KZN Social Development department woefully ill-prepared to deal with drug scourge

Dr Rishigen Viranna, MPL

DA KZN Spokesperson on Social Development

KwaZulu-Natal’s Social Development department is woefully ill-prepared to deal with the drug scourge within the province’s communities with only three government-run drug rehabilitation treatment centres and a total capacity of just 134 in-patients.

Current departmental protocol states an interview waiting time of 2 weeks and admission waiting time of 6 weeks.  Yet frontline social workers confirm that the current waiting time for admission is anything from 6 months to 2 years due to the high number of drug addicts requesting treatment and the lack of patient capacity within the province.

Non-government organisations (NGO’s) in KZN face a similar situation with an in-patient treatment capacity of 84 patients and are severely unfunded and lack proper support.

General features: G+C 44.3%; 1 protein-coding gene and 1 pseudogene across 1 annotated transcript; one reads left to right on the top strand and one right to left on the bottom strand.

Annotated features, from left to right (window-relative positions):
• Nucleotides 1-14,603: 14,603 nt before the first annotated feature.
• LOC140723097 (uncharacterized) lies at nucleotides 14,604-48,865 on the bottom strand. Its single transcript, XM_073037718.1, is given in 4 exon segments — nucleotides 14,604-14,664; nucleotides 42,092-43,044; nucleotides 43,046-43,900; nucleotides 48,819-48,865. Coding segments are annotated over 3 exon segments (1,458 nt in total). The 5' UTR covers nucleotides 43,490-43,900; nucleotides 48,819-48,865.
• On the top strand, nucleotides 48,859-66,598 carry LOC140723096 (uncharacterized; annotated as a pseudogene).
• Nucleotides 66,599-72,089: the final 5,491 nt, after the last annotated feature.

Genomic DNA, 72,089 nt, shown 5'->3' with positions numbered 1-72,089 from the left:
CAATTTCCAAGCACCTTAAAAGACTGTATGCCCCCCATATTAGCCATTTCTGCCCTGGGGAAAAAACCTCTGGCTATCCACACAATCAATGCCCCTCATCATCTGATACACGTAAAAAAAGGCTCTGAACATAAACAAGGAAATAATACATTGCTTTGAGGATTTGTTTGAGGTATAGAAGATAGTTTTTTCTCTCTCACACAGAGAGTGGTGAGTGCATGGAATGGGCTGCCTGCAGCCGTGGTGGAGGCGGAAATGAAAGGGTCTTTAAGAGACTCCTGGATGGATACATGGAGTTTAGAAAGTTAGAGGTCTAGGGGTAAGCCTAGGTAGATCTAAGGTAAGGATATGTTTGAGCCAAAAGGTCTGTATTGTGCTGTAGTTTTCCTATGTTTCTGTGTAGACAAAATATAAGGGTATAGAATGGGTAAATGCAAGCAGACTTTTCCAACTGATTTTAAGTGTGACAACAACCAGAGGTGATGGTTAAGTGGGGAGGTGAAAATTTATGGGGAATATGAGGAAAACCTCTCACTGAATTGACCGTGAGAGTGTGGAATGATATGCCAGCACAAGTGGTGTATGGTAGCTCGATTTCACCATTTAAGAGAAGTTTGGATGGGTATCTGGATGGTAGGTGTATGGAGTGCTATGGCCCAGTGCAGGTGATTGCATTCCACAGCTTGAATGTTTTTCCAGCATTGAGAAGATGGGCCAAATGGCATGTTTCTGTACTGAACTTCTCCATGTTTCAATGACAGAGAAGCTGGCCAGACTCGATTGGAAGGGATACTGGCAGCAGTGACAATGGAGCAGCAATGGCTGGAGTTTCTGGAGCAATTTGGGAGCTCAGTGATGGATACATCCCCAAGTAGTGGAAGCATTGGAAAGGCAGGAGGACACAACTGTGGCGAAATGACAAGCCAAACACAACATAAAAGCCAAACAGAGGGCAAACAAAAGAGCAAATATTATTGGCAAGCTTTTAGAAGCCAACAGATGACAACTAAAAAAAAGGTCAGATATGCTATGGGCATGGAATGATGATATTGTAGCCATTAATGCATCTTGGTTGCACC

The information forms the basis of an August 2014 parliamentary reply by KZN Social Development MEC, Weziwe Thusi to questions posed by the DA in the provincial legislature.

KZN suffers a unique drug burden with Whoonga and Sugars requiring intensive medical and psychological treatment. These drugs affect the youth in our poorest communities the hardest who must then rely on state-run facilities since they cannot afford private treatment.

According to the reply, the Department’s current plans will only increase patient capacity at Madadeni and Khanyani Treatment centres by 104 in-patient beds. There are no capacity increases at Newlands Park in Durban which faces the largest drug burden.

By contrast, the Western Cape increased its number of treatment centres from 7 to 24 between 2008 and 2014.  In-patient capacity in the province also went from 3000 to 5000 while the City of Cape Town Metro now has 5 of its own out-patient treatment centres.

The DA calls on MEC Thusi and her HOD to urgently present a revised strategy aimed at increasing both the number of centres and in-patient facilities, particularly in Durban, to the KZN social development portfolio committee.  The current plan is completely inadequate.